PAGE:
The clean-sheet design draws upon the earlier Canadair CL-600 and Bombardier CRJ.[4] It shares its fuselage cross-section with these aircraft, paired with a new T-tail and wing. The latter is a supercritical airfoil with a 35° wing sweep and winglets.[33] This flexible wing naturally attenuates turbulence.[36] It was initially powered by two BMW-Rolls-Royce BR710 turbofans controlled by FADEC. The flightdeck features a six screen Honeywell Primus 2000XP EFIS suite.[33]

The Global Express was the business jet with the largest cabin,[4] until being surpassed by the later Gulfstream G650.[36] It can accommodate 12 to 16 passengers in three cabin sections: mostly a forward four-chair club section, a central four-seat conference grouping and an aft three-place divan facing two chairs. Most have a forward galley, crew rest chair and crew lavatory. The 10.3-psi cabin pressurization maintains a 4,500-ft. cabin altitude up to FL 450 and 5,680 ft. at the FL 510 ceiling.[36] The cabin has an unobstructed length of 14.6 m (48 ft) while the floor is dropped by 51 mm (2.0 in) from the Challenger to increase width at shoulder level, while the windows have been repositioned and enlarged by 25%.[4]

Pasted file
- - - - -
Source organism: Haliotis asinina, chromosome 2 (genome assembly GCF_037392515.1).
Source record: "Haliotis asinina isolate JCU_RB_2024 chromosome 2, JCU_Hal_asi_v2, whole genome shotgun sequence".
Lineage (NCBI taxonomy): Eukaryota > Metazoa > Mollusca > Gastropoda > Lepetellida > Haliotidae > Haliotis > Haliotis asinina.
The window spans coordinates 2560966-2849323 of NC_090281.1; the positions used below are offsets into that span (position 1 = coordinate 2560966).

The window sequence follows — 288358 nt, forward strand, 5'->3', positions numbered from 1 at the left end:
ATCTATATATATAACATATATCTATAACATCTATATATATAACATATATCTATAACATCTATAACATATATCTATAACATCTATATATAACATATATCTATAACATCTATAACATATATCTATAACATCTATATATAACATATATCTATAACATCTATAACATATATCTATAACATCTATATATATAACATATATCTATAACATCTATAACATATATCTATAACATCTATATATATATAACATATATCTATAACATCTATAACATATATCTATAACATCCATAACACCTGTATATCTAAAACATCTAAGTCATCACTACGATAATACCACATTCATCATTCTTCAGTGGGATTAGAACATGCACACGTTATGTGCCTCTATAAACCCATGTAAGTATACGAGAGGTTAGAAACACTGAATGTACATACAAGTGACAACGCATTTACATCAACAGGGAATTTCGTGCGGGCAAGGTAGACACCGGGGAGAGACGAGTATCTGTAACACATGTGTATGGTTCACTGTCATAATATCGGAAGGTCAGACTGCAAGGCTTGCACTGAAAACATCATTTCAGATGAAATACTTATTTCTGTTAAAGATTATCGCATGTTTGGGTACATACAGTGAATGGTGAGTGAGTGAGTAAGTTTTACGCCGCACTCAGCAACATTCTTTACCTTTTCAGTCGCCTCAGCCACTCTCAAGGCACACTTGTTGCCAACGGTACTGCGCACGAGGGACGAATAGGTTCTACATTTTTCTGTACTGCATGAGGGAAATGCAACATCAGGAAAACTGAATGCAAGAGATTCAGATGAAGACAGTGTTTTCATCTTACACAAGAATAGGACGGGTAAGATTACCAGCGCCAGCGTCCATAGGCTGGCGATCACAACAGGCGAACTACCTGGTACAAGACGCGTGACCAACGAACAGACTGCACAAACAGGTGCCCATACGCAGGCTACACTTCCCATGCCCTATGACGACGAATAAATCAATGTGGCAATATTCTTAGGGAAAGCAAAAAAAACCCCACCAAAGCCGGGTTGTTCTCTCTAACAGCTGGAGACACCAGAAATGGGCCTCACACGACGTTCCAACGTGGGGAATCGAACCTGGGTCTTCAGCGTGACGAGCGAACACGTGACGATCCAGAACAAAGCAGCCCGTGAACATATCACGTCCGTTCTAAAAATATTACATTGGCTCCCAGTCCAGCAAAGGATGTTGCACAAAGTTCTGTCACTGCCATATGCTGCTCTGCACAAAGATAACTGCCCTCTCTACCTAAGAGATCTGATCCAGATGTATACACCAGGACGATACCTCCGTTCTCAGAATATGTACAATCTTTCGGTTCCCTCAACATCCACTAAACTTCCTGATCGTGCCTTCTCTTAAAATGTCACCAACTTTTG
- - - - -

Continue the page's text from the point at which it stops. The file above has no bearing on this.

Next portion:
Global 5000

The G5000 is 0.8 m (31 in) shorter

The Global 5000 was announced in October 2001. It was launched in February 2002, with letters of intent for 15 aircraft with a 87,700 lb (39,800 kg) MTOW, and a 4,800 nmi (8,900 km) range at Mach 0.85.[37] The first aircraft flew on 7 March 2003.[38] It was introduced in April 2005. There were 224 in service in 2018.[39] In April 2008, Bombardier lifted its MTOW to 92,500 lb (42,000 kg) to increase its Mach 0.85 range to 5,200 nmi (9,600 km).[40]

Its cabin is 5.9 ft (1.8 m) shorter than the Global 6000 with a 5,800–7,000 lb (2,600–3,200 kg) lower MTOW depending on service bulletins. It has a 5,000–5,400 nmi (9,300–10,000 km) range at LRC. The spec basic operating weight is 50,350 lb (22,840 kg) but are actually closer to 51,600 lb (23,400 kg). Early models kept the Honeywell Primus 2000XP avionics, updated with the Bombardier Vision flight deck based on the Rockwell Collins Pro Line Fusion avionics since 2012.[39]